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Applying a Fourier Transform to an image

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Fourier Peak Filtering and Correlation Averaging in Iplt

Fit latticeΒΆ

Download the example image test_grid_512.tif, then start up giplt.

First load the image:

im ="test_grid_512.tif")

The image has now been loaded and is available via the python variable im. In order to display the image, a viewer must be opened:


The viewer will open as a separate widget (figure 1); it is nevertheless also accessible via the variable v, and the importance of this will become clear further below. (From the Window menu of the viewer, the Info, Zoom and Overlay helper windows may be turned on).

The manual lattice fitting needs to be performed on the Fourier-transform if this image, and this is most conveniently done with a quick in-place application of the FFT algorithm from the alg module.


The viewer will change to reflect the new content, but since the normalization and centering needs to be updated, the key shortcuts C (for Centering) and N (for Normalization) should be pressed while the focus is in the viewer.


Figure 1: The example image after loading


Figure 2: FFT of the example image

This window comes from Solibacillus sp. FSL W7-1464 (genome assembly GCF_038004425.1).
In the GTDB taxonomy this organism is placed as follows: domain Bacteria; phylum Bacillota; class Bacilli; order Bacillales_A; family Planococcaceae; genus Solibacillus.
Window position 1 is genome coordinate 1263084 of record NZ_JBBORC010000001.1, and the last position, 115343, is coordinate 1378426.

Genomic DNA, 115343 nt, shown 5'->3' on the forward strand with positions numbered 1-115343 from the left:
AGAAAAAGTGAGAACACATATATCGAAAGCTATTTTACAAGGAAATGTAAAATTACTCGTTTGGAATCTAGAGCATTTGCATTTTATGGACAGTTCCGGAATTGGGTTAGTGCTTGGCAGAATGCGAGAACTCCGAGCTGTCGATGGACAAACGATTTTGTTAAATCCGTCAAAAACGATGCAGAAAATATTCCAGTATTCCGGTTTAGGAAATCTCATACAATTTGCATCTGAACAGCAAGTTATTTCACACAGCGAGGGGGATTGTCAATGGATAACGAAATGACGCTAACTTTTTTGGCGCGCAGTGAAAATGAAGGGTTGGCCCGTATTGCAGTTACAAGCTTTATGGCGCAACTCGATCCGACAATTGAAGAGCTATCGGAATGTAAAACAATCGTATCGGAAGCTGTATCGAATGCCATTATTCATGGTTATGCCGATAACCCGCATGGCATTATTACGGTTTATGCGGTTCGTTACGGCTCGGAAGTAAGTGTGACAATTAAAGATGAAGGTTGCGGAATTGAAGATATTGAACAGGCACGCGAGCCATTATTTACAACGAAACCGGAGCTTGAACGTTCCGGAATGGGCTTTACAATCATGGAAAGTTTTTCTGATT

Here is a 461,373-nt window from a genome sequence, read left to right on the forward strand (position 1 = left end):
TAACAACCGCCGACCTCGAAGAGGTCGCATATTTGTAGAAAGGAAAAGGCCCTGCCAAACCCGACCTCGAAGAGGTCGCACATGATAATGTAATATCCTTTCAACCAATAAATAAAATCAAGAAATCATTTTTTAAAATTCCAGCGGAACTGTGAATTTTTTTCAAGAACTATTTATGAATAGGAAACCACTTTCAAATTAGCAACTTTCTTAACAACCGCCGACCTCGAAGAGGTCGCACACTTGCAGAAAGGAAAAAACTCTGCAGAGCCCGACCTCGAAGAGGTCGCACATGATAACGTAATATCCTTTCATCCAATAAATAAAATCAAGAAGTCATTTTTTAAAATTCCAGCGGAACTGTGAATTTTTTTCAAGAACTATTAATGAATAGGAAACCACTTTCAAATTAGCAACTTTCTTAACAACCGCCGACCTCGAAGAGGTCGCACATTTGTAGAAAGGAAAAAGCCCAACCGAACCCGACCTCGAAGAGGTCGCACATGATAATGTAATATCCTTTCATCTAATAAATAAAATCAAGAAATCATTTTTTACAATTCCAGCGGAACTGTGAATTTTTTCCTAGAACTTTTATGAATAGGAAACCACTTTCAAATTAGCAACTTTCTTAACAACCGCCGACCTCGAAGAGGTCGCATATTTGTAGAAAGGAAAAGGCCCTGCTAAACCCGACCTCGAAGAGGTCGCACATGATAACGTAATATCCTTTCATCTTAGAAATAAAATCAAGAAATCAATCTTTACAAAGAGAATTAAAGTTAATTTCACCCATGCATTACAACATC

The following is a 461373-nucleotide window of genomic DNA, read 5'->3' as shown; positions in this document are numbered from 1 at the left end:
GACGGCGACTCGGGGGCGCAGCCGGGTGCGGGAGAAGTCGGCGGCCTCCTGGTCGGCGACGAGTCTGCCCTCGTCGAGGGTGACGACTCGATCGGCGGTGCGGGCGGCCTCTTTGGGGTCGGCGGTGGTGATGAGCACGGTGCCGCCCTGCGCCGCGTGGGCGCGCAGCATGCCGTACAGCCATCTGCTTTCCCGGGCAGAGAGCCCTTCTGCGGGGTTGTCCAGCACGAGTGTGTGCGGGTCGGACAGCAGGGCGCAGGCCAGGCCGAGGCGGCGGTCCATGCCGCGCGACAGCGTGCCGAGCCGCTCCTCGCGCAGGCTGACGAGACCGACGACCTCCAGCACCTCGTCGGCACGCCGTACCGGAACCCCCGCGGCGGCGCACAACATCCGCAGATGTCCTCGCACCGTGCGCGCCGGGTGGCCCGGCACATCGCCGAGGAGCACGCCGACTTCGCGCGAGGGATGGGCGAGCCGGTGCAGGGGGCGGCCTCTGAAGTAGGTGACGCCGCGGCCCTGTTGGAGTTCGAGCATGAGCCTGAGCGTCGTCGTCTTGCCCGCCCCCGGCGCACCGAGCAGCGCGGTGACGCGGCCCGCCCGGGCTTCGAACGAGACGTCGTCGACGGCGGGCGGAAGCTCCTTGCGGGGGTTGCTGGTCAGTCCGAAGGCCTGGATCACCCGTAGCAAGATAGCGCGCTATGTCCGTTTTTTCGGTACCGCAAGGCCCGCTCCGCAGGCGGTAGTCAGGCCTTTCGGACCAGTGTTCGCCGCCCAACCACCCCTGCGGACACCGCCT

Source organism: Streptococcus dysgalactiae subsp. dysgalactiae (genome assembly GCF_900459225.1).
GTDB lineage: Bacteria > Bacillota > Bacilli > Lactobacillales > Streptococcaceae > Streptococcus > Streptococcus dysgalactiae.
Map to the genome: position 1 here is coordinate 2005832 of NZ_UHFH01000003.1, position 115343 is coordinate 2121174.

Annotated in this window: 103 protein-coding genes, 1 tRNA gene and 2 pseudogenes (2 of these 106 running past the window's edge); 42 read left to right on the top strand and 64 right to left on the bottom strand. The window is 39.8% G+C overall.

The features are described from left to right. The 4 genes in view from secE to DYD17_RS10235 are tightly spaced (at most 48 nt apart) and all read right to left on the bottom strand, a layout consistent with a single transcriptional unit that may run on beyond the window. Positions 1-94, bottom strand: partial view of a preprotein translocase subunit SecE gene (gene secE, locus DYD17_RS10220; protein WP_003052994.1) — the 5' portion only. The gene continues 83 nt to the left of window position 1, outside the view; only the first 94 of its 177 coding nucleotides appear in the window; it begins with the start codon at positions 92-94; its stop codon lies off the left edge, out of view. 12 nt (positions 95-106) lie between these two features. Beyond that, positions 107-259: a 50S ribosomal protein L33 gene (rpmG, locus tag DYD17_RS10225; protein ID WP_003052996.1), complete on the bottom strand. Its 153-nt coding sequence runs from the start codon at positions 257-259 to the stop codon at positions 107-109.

Using the mouse-wheel or the keys K/L to zoom, the contrast of the Fourier transform is still somewhat bad, this can be fixed by selecting a small region around a peak (using the left mouse button), and then pressing N again - the viewer will maximize contrast for the pixels contained within the selected subregion.

Now its time to add the lattice overlay, which is a 2-step process: a lattice overlay object is first created and then added to the viewer. Since the code that will be used from this point on uses the iplt module and its GUI components, we need to import the proper modules before anything else:

# import the iplt module and the iplt.gui
import iplt
import iplt.gui
# create lattice overlay
# add newly created overlay to viewer

The result is shown on the left side of the figure 3. Note that upon editing the lattice, a new one appears in a different color (as shown on the right), while the old one remains as it is. In order to fix the new lattice, use CTRL F, and to revert back to the old one use CTRL R.


Figure 3: FFT with overlayd lattice

The following functionality is now available to to fit the lattice to the underlying pattern:

Will shift the targeted lattice point around, adjusting the remaining lattice on the fly
Will fix the targeted lattice point, and subsequent adjustment of the lattice takes this constraint into account. To remove such a fixed point, press CTRL 2 while hovering with the mouse between lattice points.
Attempts to perform a local 2D gaussian fitting based on the underlying image, for the lattice point that the mouse is targetting

Figure 4: FFT with overlayd fitted lattice